- It was a choppy session in the corn market as prices failed to follow through Friday’s strong technical close. December corn finished the day unchanged with disappointing price action, failing to hold the highs of the session. Hedge pressure still limits the corn market, despite strength seen in both the soybean and wheat markets.
- Corn export demand is still a concern for the market. The USDA did announce a flash sale of corn to Mexico; Mexico bought 289,575 mt (11.4 mb) for the current marketing year. Mexican demand has been good, but these sales are routine and fail to move the market overall.
- Weekly export inspections for corn were within expectations. Last week, the US inspected 535,000 MT (21.1 mb) for shipment. Total inspections are at 216 mb for the current marketing year, up 23% from last year, and slightly ahead of expected USDA export pace.
- USDA will release the harvest pace on Monday afternoon with the USDA crop progress report. Last week, 71% of the corn crop was harvested, and expectation should have moved into the last 20% remaining for this week. The harvest pace and selling pressure has limited the corn market.
- On November 9, the USDA will release the next Crop Production report. The market could be choppy this week with position squaring going into the report. Early expectations are for the USDA to slightly increase corn yield and production, which could add bushels back to an already heavy supply picture.
- Soybeans ended the day firmly higher for the fifth consecutively higher close. Support has mainly come from higher soybean meal, tight US ending stocks, and a concerning forecast for South American weather. Soybean oil was higher today but overall has trended lower since August.
- Export sales have picked up in this period that Brazil is running low on soybeans to ship as they are planting, and another sale was reported today of 126,000 metric tons for delivery to China during the 23/24 marketing year. The increase in export demand has been complemented by the uptick in domestic crush demand.
- Export inspections today were also strong with 2,085k tons reported for soybeans which was near the upper range of analyst expectations. Thursday’s WASDE report may, however, show a decrease in exports as they are still behind last year. Analysts are expecting that the USDA might decrease the national soybean yield but also decrease exports which would leave the carryout potentially unchanged at 220 mb.
- A large part of this recent rally can likely be attributed to poor weather conditions in South America with Argentina and northern Brazil still dry, but southern Brazil receiving too much rain and flooding. So far, weather models are forecasting more of the same with hotter temperatures to come. Some Brazilian producers are either replanting their soybeans or opting to rip them up in favor of planting cotton.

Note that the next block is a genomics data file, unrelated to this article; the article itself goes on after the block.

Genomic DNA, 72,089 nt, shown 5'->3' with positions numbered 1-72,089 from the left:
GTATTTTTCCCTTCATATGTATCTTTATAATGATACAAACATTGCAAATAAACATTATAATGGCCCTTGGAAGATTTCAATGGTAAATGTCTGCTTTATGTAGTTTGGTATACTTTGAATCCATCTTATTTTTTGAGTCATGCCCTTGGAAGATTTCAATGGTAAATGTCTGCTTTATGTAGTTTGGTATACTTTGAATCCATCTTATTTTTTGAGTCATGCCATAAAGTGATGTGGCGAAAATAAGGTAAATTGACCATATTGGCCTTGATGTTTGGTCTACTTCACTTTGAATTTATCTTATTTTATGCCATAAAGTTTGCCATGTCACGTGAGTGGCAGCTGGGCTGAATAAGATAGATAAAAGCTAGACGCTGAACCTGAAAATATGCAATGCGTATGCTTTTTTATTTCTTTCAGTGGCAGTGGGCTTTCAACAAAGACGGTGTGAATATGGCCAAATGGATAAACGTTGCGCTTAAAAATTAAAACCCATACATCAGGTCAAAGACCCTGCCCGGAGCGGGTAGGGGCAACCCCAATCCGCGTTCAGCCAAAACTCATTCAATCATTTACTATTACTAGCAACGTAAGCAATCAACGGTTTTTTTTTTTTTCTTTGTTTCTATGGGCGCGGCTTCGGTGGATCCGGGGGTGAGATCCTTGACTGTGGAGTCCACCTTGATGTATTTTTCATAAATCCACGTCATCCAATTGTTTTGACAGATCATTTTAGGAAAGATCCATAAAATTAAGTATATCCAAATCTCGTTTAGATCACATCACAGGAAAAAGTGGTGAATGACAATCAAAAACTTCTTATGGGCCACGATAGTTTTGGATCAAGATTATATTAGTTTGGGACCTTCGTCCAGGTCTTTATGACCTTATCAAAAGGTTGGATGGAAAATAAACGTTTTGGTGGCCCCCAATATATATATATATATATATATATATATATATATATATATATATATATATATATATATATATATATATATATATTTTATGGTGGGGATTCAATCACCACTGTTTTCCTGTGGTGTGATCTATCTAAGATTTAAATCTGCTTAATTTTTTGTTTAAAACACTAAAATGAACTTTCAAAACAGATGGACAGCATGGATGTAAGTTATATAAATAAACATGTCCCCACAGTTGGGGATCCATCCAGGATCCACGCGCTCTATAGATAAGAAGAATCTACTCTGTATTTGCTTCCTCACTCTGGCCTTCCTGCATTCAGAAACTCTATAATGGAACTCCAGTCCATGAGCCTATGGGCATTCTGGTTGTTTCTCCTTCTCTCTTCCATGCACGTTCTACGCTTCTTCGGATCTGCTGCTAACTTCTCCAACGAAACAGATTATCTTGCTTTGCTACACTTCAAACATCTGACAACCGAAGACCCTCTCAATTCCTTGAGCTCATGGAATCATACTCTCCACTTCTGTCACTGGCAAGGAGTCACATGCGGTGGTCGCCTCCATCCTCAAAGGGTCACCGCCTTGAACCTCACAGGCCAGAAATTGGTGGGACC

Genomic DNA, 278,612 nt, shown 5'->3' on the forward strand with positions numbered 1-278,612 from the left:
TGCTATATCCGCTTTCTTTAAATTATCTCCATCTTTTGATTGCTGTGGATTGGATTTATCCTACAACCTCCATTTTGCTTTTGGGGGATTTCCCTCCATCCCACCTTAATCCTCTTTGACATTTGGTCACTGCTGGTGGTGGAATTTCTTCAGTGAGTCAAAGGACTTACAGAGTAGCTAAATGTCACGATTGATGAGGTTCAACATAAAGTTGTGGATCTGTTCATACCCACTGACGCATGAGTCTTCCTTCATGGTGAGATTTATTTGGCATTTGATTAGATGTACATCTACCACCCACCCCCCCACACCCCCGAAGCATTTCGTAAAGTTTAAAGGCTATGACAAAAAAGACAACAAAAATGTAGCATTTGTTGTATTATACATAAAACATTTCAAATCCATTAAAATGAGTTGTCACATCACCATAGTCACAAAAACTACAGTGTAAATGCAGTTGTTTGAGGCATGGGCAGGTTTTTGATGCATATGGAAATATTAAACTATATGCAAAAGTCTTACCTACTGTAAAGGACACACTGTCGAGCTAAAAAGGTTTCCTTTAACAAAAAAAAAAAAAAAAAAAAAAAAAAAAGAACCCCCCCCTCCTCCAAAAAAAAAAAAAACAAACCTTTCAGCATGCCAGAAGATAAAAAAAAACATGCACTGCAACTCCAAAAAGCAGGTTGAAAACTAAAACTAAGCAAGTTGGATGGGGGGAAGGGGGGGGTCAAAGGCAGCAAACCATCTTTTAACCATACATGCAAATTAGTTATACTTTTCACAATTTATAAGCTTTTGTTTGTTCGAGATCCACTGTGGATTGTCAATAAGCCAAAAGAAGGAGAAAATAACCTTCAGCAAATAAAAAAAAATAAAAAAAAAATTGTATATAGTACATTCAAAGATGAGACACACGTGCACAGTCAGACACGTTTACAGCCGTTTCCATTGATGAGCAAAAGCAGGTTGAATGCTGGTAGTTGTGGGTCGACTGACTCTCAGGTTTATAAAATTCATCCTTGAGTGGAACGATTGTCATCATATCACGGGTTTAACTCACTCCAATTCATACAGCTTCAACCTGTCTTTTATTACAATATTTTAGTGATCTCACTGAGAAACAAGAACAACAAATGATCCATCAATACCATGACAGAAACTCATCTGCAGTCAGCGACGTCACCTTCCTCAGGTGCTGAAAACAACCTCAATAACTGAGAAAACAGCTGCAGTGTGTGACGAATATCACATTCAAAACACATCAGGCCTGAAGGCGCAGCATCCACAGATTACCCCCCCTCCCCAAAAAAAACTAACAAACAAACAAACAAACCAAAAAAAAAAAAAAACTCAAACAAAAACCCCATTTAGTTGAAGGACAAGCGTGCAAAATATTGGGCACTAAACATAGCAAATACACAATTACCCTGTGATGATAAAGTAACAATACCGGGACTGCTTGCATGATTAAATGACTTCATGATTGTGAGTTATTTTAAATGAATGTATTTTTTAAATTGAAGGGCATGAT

- After trading both sides of unchanged, wheat managed a positive close despite a slightly higher US Dollar, poor export inspections (71,068 mt), and lower Matif futures. This may signal that wheat is trying to find a bottom and support at these lower levels.
- Traders are anticipating this week’s USDA report. With Russia estimating their own wheat crop at 93 mmt as of last week, it is possible that the USDA could make an upward revision from their 85 mmt crop estimate.
- Brazil is said to have 2.5 mmt of feed wheat on hand that is very competitive on the export market. Reportedly, it is around $212 per mt on a FOB basis for December shipment.
- According to the UN Food and Agricultural Organization, winter wheat growing areas in the northern hemisphere are expected to shrink in 2024 as a reflection of lower crop prices.
- Odesa was again attacked by Russia with missiles and drones. This damaged the port and wounded eight people, but the market seemed to brush it off as old news.
- Spot cheese was mixed with blocks gaining 3.50 cents on two loads traded while barrels lost 6 cents on eleven loads. Spot whey fell a quarter of a penny to close at $0.3850 on six loads traded.
- Class III futures struggled to hold on today closing 16-18 cents lower on December and January contracts. The 2024 Class III average has lost another 7 cents over the week to close at $18.34/cwt.
- Spot butter lost 9.75 cents on Monday in what continues to be a lackluster market after making new all-time highs almost a month ago. Futures trading was just as gruesome closing down anywhere from $1.80-$3.05/lb on November, December, and January futures. Spot powder lost a penny on the day to close at $1.1750/lb.
- Class IV was weaker on poor spot trading for butter. December futures lost 27 cents on the day on thin volume. The 2024 average sits at $19.44/cwt which is at a $1.10/cwt premium to Class III right now.
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